Saturday, July 11, 2009

Olympic Peninsula

Originally published in the Post Register.
The name of Washington’s Olympic Peninsula conjures imagery worthy of Greek gods and such.

In great measure, it delivers.

Beyond the natural grandeur, the peninsula feels so… remote. Most of the coastline and much of the interior are inside Olympic National Park and beyond the reach of developers and loggers, preserving the feeling of wilderness. The lodging tends to be spartan or, at best, rustic. The trails and beaches are nearly eerily bereft of people by Yellowstone or Grand Teton standards.

Don’t go there for the cuisine (save, perhaps, the occasional smoked salmon), and be prepared to look past the logged out areas outside the national park boundaries (Olympic’s interior and coastal sections are separated by miles of private and Forest Service land). But if it is relative solitude and unmatchable scenery you seek, by all means go.

This is not a day trip, even if your starting point is Seattle. Getting to the heart of the peninsula requires a ferry trip and a meandering drive of two or more hours. Anything less than three days won’t get the job done.

Our visit starts with a hop up I-5 from Seattle to the ferry in Edmonds. Ferries leave for Kingston, just across the Puget Sound, about every 45 minutes for the very reasonable cost of $18.25 for two people and a car. It’s a 25-minute smooth glide across the water, where we drive off the ferry and head toward our destination, Sol Duc Hot Springs inside Olympic National Park.

My wife, Kathleen, and I are disappointed to find that in an immense ancient forest, the Sol Duc Resort’s cabins are in a clearing devoid of any trees of consequence. The rooms are, even by national park standards, bland. After sweeping cobwebs and the odd critter or two from each corner of the ceiling, we head off to the trailhead for Sol Duc Falls.

Less than two miles up the trail we find the falls. The pictures don’t do it justice. Pouring in four separate torrents off a rock shelf, the Sole Duck River (yes, the springs and falls are spelled sans the “e” and the “k” – don’t ask me why the difference) drops 20 feet into a narrow chasm, spraying mist and sending a roar echoing into the forest. It’s a grand scene.

On day two, we head to the coast through mile after mile of logging country that, according to the signs, has been cyclically harvested and replanted. Being a serious consumer of wood (this newspaper has cost countless trees their lives), I’m not opposed to cutting down trees. It’s just that the aftermath is a tad disconcerting.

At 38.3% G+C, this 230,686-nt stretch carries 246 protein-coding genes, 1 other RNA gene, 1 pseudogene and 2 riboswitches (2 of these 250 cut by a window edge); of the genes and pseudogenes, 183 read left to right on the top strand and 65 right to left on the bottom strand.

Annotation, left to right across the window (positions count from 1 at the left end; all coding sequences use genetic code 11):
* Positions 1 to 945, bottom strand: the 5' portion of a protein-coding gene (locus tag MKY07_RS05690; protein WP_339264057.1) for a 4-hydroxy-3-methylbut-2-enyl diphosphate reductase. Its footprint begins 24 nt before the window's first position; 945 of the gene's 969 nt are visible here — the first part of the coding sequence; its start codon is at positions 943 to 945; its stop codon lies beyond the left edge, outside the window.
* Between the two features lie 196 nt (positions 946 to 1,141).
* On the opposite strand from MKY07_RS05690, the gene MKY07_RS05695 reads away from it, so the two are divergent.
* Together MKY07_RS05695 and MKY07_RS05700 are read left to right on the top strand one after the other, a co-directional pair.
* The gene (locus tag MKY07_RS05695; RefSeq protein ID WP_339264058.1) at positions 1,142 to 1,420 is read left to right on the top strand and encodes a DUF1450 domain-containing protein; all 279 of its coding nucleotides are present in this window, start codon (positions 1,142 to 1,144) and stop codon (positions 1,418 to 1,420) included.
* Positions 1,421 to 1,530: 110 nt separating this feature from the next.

We spend the day under a heavy marine layer hiking and generally wandering two of the region’s most beautiful beaches, Second Beach (named, no doubt, by the same unimaginative person who named First Beach, Third Beach, and Beaches One through Six stretching along the park’s coastline) and Rialto Beach. Each is rugged, gorgeous, windswept, unspoiled, and punctuated by seastacks, needles and arches.

We dine in Forks, a logging town where flannel shirts may not be required attire, but they’re clearly highly recommended. The smoked salmon at the Smokehouse Restaurant on the edge of town is as advertised – delectable.

We spend the night between Forks and the coast at Manitou Lodge, a comfortable bed and breakfast inn where our host is Ed Murphy – a former cancer researcher who, on this night, is bemoaning the fact that the Forks area has received only 41 inches of rain for the year by late May – about two-thirds its year-to-date average. On his property stands a 900-year-old hemlock tree surrounded by younger but no less imposing flora.

In the morning we make the 45-minute drive from Forks through alternating forest and clear cuts to the Hoh Rainforest visitor center in Olympic National Park. The Hoh, a rare temperate rainforest that receives as much as 200 inches of rain a year, is a World Heritage Site.

It mists intermittently as we walk the two interpretive loop trails originating at the visitor center. We are surrounded by fir, spruce, maple, alder and hemlock, some towering more than 300 feet. It’s a yeasty environment in which anything organic seems to thrive – indeed, aerial plants such as spikemoss live by hanging onto tree limbs and grabbing nourishment that floats by. Honest.

Hiking in the Hoh Rainforest, one can’t help but expect a hobbit – or perhaps the odd wizard or elf – to appear just around the next turn. The highlight is the Hall of Mosses, which is truly something Tolkien could have imagined for Bilbo and Frodo. Our afternoon at the Hoh Rainforest is as splendid a time as can be spent.

We reluctantly depart and dine on the world’s freshest halibut (the fishing boats dock next door) in the tiny Quileute Indian Reservation coastal town of La Push.

A night of drizzle gives way to pockets of sunshine as we drive south out of Forks for our final stops, the southern stretch of Olympic National Park’s remarkable string of beaches.

Even though we miss low tide by several hours, the tide pools at Beach Four are accessible and seem like a saltwater aquarium. Everywhere we turn are starfish, anemones, crabs, and dozens of other creatures and plant life we can’t begin to identify. It’s fabulous.

We backtrack up the highway a few miles to Ruby Beach, which takes its name from its garnet colored sand. In truth, we find only a single 20-foot strip of the colored sand – the rest is brown. By now the sky is mostly blue as we wander the beach, which is dominated by a large seastack on its north end.

Back on the road near the southernmost part of the park’s coastal section is Kahlalock Lodge, a handsome accommodation with an elegant dining room just steps from the ocean. We vow on our next visit to give it a try.

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